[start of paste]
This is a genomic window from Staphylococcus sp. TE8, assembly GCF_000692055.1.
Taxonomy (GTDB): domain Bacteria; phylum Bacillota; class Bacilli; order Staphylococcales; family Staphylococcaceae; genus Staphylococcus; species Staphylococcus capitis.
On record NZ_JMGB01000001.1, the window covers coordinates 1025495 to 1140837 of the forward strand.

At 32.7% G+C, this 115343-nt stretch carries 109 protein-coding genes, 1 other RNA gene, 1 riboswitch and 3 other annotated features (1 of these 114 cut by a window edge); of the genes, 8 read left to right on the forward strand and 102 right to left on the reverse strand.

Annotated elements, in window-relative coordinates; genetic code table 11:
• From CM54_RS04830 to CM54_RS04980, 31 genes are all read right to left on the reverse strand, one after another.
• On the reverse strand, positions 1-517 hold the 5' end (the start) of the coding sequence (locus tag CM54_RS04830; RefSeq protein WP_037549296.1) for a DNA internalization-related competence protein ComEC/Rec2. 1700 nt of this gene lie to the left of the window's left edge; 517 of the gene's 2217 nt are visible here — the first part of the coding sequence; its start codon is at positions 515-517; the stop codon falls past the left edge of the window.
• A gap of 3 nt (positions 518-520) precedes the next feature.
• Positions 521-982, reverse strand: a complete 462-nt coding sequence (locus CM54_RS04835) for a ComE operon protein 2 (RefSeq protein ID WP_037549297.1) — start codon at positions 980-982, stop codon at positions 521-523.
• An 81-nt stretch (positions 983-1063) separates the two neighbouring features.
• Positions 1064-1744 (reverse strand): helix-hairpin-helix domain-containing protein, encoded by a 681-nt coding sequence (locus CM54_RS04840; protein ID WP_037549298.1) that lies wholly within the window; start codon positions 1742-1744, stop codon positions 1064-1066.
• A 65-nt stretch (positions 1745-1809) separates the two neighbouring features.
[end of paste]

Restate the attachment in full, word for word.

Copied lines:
This is a genomic window from Staphylococcus sp. TE8, assembly GCF_000692055.1.
Taxonomy (GTDB): domain Bacteria; phylum Bacillota; class Bacilli; order Staphylococcales; family Staphylococcaceae; genus Staphylococcus; species Staphylococcus capitis.
On record NZ_JMGB01000001.1, the window covers coordinates 1025495 to 1140837 of the forward strand.

At 32.7% G+C, this 115343-nt stretch carries 109 protein-coding genes, 1 other RNA gene, 1 riboswitch and 3 other annotated features (1 of these 114 cut by a window edge); of the genes, 8 read left to right on the forward strand and 102 right to left on the reverse strand.

Annotated elements, in window-relative coordinates; genetic code table 11:
• From CM54_RS04830 to CM54_RS04980, 31 genes are all read right to left on the reverse strand, one after another.
• On the reverse strand, positions 1-517 hold the 5' end (the start) of the coding sequence (locus tag CM54_RS04830; RefSeq protein WP_037549296.1) for a DNA internalization-related competence protein ComEC/Rec2. 1700 nt of this gene lie to the left of the window's left edge; 517 of the gene's 2217 nt are visible here — the first part of the coding sequence; its start codon is at positions 515-517; the stop codon falls past the left edge of the window.
• A gap of 3 nt (positions 518-520) precedes the next feature.
• Positions 521-982, reverse strand: a complete 462-nt coding sequence (locus CM54_RS04835) for a ComE operon protein 2 (RefSeq protein ID WP_037549297.1) — start codon at positions 980-982, stop codon at positions 521-523.
• An 81-nt stretch (positions 983-1063) separates the two neighbouring features.
• Positions 1064-1744 (reverse strand): helix-hairpin-helix domain-containing protein, encoded by a 681-nt coding sequence (locus CM54_RS04840; protein ID WP_037549298.1) that lies wholly within the window; start codon positions 1742-1744, stop codon positions 1064-1066.
• A 65-nt stretch (positions 1745-1809) separates the two neighbouring features.